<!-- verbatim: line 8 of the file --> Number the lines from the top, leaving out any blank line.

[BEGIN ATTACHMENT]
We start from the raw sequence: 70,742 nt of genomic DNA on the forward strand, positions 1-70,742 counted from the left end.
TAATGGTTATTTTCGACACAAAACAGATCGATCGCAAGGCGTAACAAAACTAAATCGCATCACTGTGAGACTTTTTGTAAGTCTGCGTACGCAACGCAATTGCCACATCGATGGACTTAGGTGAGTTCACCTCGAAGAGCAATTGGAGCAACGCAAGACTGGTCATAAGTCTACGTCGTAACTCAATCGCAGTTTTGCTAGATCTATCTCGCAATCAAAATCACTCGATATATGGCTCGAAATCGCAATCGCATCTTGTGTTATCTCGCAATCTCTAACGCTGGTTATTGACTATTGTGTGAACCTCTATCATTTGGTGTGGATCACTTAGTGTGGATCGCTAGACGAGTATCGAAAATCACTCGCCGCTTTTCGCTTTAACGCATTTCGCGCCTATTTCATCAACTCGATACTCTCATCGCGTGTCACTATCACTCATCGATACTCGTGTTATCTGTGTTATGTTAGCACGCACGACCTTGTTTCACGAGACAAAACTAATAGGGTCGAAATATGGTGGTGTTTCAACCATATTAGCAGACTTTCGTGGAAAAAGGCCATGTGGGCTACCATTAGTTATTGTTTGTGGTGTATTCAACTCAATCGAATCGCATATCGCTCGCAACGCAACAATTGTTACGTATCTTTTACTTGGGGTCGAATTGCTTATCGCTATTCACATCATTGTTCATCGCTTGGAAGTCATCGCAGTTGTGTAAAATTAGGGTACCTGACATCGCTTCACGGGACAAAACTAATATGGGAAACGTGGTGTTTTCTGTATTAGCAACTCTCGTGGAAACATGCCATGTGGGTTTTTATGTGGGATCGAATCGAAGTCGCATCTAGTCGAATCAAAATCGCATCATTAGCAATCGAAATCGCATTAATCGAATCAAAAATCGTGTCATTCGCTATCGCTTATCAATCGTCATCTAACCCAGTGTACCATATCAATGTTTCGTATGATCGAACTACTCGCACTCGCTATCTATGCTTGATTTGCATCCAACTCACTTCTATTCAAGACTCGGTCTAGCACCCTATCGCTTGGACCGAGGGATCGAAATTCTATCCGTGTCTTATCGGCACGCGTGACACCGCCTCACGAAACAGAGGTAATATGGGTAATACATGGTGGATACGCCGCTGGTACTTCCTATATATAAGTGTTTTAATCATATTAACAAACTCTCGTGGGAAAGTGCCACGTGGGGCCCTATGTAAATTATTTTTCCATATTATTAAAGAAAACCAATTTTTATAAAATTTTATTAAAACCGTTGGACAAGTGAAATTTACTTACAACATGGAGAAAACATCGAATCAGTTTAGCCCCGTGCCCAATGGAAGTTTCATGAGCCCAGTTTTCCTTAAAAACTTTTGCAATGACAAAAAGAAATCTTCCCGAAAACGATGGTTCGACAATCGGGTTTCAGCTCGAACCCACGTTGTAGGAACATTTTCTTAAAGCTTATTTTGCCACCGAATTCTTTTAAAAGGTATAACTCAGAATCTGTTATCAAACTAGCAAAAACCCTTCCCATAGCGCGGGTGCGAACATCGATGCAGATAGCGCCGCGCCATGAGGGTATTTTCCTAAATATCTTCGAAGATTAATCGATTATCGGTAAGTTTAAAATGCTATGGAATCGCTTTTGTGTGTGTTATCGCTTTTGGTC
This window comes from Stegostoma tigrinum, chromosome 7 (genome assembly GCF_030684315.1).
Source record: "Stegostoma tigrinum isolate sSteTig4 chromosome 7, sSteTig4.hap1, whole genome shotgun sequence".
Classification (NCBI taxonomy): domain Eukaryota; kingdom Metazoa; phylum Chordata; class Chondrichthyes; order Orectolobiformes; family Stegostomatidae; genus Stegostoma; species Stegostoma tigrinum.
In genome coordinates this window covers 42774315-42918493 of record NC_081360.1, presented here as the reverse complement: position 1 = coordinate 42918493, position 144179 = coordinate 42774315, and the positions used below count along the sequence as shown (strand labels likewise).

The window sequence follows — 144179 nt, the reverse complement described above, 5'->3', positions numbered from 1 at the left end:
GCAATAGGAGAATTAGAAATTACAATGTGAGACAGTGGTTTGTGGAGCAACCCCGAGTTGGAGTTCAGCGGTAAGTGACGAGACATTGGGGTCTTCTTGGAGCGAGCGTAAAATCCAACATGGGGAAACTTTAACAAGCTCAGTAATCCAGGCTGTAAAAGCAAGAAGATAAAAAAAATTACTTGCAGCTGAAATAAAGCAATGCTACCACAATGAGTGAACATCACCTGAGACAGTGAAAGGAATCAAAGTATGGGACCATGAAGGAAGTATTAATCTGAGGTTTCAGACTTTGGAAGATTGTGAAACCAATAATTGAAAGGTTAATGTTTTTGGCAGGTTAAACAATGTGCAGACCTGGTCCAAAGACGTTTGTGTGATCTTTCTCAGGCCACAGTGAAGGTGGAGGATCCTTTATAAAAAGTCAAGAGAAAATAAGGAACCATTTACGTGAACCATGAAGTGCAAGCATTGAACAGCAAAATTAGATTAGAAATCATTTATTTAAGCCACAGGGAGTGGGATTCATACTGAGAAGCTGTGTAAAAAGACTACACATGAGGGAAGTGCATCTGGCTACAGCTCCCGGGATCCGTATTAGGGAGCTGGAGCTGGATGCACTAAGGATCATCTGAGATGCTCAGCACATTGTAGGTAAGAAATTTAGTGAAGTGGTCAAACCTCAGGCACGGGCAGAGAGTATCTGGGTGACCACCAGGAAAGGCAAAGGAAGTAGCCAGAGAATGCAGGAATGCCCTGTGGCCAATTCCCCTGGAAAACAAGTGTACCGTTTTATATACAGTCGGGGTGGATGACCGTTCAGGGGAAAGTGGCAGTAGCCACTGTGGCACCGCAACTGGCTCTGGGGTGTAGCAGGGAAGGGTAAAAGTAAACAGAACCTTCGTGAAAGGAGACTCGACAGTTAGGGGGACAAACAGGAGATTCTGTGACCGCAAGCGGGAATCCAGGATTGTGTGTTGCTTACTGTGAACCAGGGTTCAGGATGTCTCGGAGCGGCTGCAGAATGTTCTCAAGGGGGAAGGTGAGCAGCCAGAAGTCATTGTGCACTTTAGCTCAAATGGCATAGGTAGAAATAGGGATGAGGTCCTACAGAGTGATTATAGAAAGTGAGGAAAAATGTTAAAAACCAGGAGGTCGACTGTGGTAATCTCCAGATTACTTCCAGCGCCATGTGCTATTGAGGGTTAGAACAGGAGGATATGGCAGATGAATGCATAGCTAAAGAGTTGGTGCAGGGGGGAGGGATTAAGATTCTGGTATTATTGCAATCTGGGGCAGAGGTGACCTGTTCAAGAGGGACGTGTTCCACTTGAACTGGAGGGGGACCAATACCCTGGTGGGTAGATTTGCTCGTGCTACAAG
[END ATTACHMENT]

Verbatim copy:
GCAATAGGAGAATTAGAAATTACAATGTGAGACAGTGGTTTGTGGAGCAACCCCGAGTTGGAGTTCAGCGGTAAGTGACGAGACATTGGGGTCTTCTTGGAGCGAGCGTAAAATCCAACATGGGGAAACTTTAACAAGCTCAGTAATCCAGGCTGTAAAAGCAAGAAGATAAAAAAAATTACTTGCAGCTGAAATAAAGCAATGCTACCACAATGAGTGAACATCACCTGAGACAGTGAAAGGAATCAAAGTATGGGACCATGAAGGAAGTATTAATCTGAGGTTTCAGACTTTGGAAGATTGTGAAACCAATAATTGAAAGGTTAATGTTTTTGGCAGGTTAAACAATGTGCAGACCTGGTCCAAAGACGTTTGTGTGATCTTTCTCAGGCCACAGTGAAGGTGGAGGATCCTTTATAAAAAGTCAAGAGAAAATAAGGAACCATTTACGTGAACCATGAAGTGCAAGCATTGAACAGCAAAATTAGATTAGAAATCATTTATTTAAGCCACAGGGAGTGGGATTCATACTGAGAAGCTGTGTAAAAAGACTACACATGAGGGAAGTGCATCTGGCTACAGCTCCCGGGATCCGTATTAGGGAGCTGGAGCTGGATGCACTAAGGATCATCTGAGATGCTCAGCACATTGTAGGTAAGAAATTTAGTGAAGTGGTCAAACCTCAGGCACGGGCAGAGAGTATCTGGGTGACCACCAGGAAAGGCAAAGGAAGTAGCCAGAGAATGCAGGAATGCCCTGTGGCCAATTCCCCTGGAAAACAAGTGTACCGTTTTATATACAGTCGGGGTGGATGACCGTTCAGGGGAAAGTGGCAGTAGCCACTGTGGCACCGCAACTGGCTCTGGGGTGTAGCAGGGAAGGGTAAAAGTAAACAGAACCTTCGTGAAAGGAGACTCGACAGTTAGGGGGACAAACAGGAGATTCTGTGACCGCAAGCGGGAATCCAGGATTGTGTGTTGCTTACTGTGAACCAGGGTTCAGGATGTCTCGGAGCGGCTGCAGAATGTTCTCAAGGGGGAAGGTGAGCAGCCAGAAGTCATTGTGCACTTTAGCTCAAATGGCATAGGTAGAAATAGGGATGAGGTCCTACAGAGTGATTATAGAAAGTGAGGAAAAATGTTAAAAACCAGGAGGTCGACTGTGGTAATCTCCAGATTACTTCCAGCGCCATGTGCTATTGAGGGTTAGAACAGGAGGATATGGCAGATGAATGCATAGCTAAAGAGTTGGTGCAGGGGGGAGGGATTAAGATTCTGGTATTATTGCAATCTGGGGCAGAGGTGACCTGTTCAAGAGGGACGTGTTCCACTTGAACTGGAGGGGGACCAATACCCTGGTGGGTAGATTTGCTCGTGCTACAAG